Today the Russian destroyer Smetlivy and the Turkish fishing boat Geçiciler Balıkçılık got dangerously close. The Russian warship had to fire warning shots to the unarmed Turkish fishing vessel to turn away. The incident happened 22 kilometers east of the Greek Island Lemnos in the Norther Aegean.

Earlier today the crew of Russia’s “Smetlivy” destroyer was forced to use firearms to prevent a collision with a Turkish seiner vessel in the northern part of the Aegean Sea, according to Russia’s Ministry of Defense.
Russian Frigate Uses Firearms to Prevent Collision With Turkish Vessel in Aegean Sea
The destoyer’s crew spotted an approaching Turkish ship at a distance of approximately one kilometer (0.6 miles). The seiner did not attempt to establish radio contact with the Russian ship and did not respond to signal lamps or flairs.
Upon the Turkish seiner’s dangerously close approach to the anchored “Smetlivy” at a distance of 600 meters (656 yards), the Russian patrol ship fired a shot beyond the hitting range of the firearms to avoid collision.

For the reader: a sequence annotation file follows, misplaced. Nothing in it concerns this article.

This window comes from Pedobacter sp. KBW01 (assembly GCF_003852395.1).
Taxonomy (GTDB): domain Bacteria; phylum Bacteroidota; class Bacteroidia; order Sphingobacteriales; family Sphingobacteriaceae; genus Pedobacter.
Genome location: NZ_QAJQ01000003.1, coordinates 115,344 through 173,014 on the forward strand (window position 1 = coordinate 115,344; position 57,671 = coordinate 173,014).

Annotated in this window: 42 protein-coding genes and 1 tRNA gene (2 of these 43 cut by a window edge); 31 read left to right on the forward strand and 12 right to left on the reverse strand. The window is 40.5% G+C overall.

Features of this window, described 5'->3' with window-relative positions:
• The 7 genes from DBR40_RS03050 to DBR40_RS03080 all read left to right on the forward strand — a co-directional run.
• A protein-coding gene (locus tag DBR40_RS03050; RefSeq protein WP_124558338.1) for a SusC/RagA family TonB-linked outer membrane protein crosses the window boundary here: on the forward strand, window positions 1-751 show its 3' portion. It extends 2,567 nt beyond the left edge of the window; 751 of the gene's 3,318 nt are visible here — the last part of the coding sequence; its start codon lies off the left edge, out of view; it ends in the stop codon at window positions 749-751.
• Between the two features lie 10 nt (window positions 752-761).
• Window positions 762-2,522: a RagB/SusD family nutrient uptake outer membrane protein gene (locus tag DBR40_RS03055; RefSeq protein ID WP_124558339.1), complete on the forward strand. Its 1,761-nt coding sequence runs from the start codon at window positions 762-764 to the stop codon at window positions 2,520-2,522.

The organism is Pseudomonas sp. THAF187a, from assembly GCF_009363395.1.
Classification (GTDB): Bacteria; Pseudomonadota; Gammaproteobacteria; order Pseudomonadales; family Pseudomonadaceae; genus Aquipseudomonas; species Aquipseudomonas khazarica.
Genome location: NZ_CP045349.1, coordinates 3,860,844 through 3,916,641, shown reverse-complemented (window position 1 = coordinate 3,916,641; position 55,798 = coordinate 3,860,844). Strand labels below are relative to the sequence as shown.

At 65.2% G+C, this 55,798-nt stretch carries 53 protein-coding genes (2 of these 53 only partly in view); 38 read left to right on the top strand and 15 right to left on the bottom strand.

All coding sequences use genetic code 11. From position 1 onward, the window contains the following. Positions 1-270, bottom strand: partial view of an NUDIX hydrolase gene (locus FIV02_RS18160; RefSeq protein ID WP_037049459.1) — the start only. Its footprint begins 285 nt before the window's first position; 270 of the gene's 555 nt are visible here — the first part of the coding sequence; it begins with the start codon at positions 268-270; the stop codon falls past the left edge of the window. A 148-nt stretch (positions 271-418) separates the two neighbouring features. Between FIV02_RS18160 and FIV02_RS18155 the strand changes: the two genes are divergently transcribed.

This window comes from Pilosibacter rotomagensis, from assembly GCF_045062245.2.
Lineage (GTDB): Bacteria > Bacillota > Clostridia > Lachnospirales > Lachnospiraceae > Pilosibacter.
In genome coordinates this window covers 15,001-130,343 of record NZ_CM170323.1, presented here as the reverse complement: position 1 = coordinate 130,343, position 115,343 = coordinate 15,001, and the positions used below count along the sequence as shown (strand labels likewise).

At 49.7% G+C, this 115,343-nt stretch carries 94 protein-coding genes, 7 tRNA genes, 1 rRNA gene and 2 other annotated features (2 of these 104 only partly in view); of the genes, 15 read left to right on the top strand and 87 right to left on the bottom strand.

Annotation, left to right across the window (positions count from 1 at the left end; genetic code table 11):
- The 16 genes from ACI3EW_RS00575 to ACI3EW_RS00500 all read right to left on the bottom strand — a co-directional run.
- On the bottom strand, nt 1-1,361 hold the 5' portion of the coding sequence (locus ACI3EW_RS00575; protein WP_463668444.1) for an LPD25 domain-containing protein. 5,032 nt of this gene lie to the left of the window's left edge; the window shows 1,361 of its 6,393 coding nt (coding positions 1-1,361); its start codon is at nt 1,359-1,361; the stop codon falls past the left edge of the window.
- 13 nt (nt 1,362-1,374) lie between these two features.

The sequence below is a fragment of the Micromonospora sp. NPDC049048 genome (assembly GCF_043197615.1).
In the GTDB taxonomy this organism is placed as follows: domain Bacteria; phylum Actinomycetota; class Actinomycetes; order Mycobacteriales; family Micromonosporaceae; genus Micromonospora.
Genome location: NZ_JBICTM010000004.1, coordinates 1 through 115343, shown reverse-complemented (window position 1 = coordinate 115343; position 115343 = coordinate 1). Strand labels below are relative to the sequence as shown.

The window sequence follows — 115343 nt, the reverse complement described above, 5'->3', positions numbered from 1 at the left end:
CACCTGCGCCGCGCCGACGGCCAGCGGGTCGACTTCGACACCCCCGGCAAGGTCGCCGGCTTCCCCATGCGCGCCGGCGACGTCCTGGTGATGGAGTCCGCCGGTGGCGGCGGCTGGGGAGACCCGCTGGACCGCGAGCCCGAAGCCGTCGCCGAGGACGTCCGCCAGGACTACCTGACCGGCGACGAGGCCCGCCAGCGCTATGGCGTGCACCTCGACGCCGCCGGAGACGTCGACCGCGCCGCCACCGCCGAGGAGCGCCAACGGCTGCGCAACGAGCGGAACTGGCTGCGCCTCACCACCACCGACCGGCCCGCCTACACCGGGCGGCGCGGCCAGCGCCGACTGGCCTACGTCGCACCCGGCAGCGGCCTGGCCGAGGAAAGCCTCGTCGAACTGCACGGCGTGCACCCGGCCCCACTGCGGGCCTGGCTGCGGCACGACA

According to the Russian Defense Ministry, the Turkish vessel immediately changed its course and, without contacting the Russian crew, kept moving by the “Smetlivy” destroyer at a distance of 540 meters (590 yards).

The above was the Russian version of the event. The Turkish version is different:

However, Muzaffer Gecici, who is the owner of the Turkish vessel Geciciler Balikcilik, has flatly denied the Russian claims saying that his boat and the Russian warship had a distance of at least 1 mile (1.6 km).